Bankman-Fried leaves Bahamas after consenting to extradition

By Reuters   December 21, 2022 | 07:01 pm PT
Bankman-Fried leaves Bahamas after consenting to extradition
Sam Bankman-Fried, the founder and former CEO of crypto currency exchange FTX, is escorted out of the Magistrate Court building in Nassau, Bahamas December 21, 2022. Photo by Reuters/Marco Bello
FTX founder Sam Bankman-Fried left the Bahamas on Wednesday on an aircraft bound to the United States, according to a person familiar with the matter and a Reuters witness who saw the plane take off.

Bankman-Fried earlier on Wednesday consented at a Bahamas courthouse to be extradited to the United States, where he faces fraud charges.

Federal prosecutors in Manhattan last week charged the 30-year-old cryptocurrency mogul with stealing billions of dollars in FTX customer assets to plug losses at his hedge fund, Alameda Research, in what U.S. Attorney Damian Williams called "one of the biggest financial frauds in American history."

Bankman-Fried left the courthouse in the afternoon surrounded by guards with assault weapons, and entered a vehicle, according to Reuters Video.

In the evening, a motorcade arrived at the Odyssey Aviation airport in the Bahamas, according to Reuters Video and a Reuters witness.

A source familiar with the matter said that Bankman-Fried had boarded a plane at the private terminal. A Reuters witness said the plane identified as the one Bankman-Fried was on had taken off.

Bankman-Fried is likely to appear before a U.S. federal court in Manhattan on Thursday. At his court appearance, known as an arraignment, he is expected to be asked to enter a plea. The U.S. judge would determine whether to grant him bail, and if so, on what conditions.

He is expected to be arraigned on the eight counts he faces, including wire fraud, money laundering, and campaign finance violations.

Bankman-Fried was arrested on a U.S. extradition request last week in The Bahamas, where he lives and where FTX is based. He initially said he would contest extradition, but Reuters and other outlets reported over the weekend that he would reverse that decision.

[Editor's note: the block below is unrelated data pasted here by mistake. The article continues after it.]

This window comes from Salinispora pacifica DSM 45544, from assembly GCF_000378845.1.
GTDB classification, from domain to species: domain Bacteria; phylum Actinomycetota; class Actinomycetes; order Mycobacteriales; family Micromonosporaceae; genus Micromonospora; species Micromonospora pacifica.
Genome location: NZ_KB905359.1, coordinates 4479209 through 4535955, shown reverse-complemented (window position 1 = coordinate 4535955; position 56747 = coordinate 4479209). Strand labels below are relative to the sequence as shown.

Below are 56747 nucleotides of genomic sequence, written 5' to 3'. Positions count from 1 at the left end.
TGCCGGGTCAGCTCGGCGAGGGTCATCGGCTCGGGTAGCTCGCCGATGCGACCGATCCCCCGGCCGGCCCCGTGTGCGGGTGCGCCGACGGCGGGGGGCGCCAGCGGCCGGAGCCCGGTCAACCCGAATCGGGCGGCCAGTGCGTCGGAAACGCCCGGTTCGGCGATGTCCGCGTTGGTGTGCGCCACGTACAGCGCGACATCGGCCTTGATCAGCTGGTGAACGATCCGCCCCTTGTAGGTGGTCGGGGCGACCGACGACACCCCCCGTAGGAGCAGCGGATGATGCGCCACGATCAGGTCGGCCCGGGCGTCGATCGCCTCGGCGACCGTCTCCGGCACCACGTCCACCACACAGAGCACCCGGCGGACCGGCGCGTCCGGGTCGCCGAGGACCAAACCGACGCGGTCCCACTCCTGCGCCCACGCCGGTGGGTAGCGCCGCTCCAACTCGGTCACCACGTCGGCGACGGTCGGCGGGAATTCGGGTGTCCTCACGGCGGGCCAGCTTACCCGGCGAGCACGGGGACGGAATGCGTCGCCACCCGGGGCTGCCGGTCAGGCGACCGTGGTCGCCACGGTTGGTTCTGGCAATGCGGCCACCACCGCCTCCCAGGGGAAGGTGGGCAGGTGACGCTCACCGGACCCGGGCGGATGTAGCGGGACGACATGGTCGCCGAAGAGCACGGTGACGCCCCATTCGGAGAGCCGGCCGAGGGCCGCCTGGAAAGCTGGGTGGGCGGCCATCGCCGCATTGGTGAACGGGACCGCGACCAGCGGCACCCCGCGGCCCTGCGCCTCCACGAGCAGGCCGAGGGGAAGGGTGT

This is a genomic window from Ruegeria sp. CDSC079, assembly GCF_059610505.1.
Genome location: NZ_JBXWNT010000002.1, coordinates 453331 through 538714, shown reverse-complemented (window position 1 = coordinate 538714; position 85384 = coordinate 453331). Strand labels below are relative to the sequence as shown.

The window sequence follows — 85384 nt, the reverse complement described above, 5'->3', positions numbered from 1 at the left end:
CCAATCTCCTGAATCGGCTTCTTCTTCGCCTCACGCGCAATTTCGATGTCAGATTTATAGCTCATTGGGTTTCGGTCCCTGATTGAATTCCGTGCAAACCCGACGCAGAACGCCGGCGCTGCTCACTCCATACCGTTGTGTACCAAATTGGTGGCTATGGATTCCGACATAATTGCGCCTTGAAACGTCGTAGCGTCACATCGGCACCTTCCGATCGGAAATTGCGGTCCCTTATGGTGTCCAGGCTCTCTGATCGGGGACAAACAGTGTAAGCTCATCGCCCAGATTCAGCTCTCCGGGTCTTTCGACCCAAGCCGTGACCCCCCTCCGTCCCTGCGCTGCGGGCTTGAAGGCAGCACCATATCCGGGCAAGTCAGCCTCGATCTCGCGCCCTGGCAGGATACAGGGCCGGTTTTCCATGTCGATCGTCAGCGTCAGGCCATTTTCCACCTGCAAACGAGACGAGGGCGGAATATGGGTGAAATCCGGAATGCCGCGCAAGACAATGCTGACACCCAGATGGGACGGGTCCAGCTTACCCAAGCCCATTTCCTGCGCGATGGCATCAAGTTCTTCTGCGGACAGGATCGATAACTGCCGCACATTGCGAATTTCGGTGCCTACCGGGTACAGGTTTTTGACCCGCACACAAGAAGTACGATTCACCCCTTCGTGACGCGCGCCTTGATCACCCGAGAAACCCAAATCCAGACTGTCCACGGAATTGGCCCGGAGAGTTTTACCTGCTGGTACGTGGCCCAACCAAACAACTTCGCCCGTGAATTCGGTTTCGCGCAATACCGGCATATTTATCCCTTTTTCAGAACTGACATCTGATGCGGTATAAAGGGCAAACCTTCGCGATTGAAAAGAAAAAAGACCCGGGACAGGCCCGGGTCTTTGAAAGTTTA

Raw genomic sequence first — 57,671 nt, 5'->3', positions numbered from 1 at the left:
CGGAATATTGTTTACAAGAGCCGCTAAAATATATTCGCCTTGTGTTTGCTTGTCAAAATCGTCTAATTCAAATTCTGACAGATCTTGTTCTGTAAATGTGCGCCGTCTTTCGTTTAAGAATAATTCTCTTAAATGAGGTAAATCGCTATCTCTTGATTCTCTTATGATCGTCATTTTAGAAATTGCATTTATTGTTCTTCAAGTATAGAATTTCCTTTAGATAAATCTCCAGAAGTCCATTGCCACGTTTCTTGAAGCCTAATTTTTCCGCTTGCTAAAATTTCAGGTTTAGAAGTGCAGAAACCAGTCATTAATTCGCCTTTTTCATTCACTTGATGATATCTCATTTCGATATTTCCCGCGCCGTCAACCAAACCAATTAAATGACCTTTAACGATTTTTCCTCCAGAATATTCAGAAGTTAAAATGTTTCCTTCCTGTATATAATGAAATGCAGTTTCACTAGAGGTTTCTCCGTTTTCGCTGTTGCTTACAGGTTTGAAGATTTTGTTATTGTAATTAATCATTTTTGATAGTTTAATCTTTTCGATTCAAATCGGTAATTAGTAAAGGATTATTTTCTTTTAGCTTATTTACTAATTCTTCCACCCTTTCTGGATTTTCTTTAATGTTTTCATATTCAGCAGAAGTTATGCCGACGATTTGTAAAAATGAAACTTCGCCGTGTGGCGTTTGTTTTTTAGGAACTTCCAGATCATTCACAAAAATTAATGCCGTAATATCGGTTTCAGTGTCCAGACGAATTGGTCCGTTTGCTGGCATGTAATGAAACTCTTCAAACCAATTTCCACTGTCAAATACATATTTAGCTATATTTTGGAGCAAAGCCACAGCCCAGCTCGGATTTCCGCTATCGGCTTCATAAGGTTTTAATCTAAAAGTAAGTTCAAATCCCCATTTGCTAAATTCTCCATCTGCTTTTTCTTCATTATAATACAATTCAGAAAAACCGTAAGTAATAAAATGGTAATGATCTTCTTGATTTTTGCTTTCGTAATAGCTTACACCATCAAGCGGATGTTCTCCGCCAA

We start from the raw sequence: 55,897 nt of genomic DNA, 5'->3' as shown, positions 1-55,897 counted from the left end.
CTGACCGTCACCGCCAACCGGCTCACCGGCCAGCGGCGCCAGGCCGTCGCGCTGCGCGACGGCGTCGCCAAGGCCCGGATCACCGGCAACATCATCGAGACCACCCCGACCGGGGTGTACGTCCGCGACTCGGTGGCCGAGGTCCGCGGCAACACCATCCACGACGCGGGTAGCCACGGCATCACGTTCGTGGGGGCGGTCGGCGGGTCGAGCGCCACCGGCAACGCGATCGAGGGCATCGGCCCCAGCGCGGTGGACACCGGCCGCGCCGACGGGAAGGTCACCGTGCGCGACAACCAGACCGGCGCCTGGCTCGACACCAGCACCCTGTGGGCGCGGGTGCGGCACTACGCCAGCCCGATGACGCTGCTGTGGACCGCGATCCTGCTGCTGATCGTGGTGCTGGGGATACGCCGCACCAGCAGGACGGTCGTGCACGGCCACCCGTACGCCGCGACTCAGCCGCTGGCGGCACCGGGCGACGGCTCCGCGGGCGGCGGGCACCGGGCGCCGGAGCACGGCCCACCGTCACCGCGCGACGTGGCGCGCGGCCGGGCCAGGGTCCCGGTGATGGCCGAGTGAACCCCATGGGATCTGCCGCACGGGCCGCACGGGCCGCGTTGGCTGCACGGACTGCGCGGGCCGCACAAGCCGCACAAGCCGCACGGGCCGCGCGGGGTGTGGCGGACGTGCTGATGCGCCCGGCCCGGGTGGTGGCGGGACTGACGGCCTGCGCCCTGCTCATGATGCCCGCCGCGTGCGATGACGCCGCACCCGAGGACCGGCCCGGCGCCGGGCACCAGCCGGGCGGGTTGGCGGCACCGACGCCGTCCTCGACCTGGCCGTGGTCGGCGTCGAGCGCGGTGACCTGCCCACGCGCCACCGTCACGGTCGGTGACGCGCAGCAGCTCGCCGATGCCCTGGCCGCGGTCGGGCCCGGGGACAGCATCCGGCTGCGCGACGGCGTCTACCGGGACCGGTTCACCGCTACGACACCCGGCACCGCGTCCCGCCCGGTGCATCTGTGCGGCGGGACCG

Bankman-Fried agreed to extradition in part out of a "desire to make the relevant customers whole," according to an affidavit read in court on Wednesday and dated Dec. 20.

Dressed in a suit, Bankman-Fried stepped up to the witness box in court, where he spoke clearly and steadily as he was sworn in.

"Yes, I do wish to waive my right to such formal extradition proceedings," he told Judge Shaka Serville.

Bankman-Fried's defense lawyer, Jerone Roberts, said his client was "anxious to leave."

The judge said he was satisfied that all legal requirements for extradition had been met and that Bankman-Fried had not been "forced, coerced or threatened" into making the decision.

"I therefore formally commit you to custody while you await your extradition," Serville said.

The hearing was adjourned after the statements.

The Ministry of Foreign Affairs in The Bahamas later said in a statement that the foreign minister had signed off on allowing Bankman-Fried's extradition to the United States.

During Wednesday's hearing, Bankman-Fried's lawyer, Roberts, requested that the "rule of speciality" be followed. This rule, which is in The Bahamas’ extradition treaty with the United States, says a person can be tried only on the charges for which they are extradited.

Bankman-Fried's U.S.-based defense lawyer, Mark Cohen, did not immediately respond to a request for comment on Wednesday.

Bankman-Fried has acknowledged risk-management failures at FTX, but has said he does not believe he has criminal liability.

Bankman-Fried rode a crypto boom to become a billionaire several times over and an influential U.S. political donor, before FTX's crash wiped out his wealth and tarnished his reputation. The collapse was driven by a wave of customer withdrawals amid concerns over commingling of funds with Alameda.

The $32 billion exchange declared bankruptcy on Nov. 11, and Bankman-Fried stepped down as CEO the same day.

He has since been detained at The Bahamas Department of Corrections in Nassau, known as Fox Hill prison. The U.S. State Department in a 2021 report described conditions at the facility as "harsh," citing overcrowding, rodent infestation and prisoners relying on buckets as toilets.

Local authorities say conditions have since improved.

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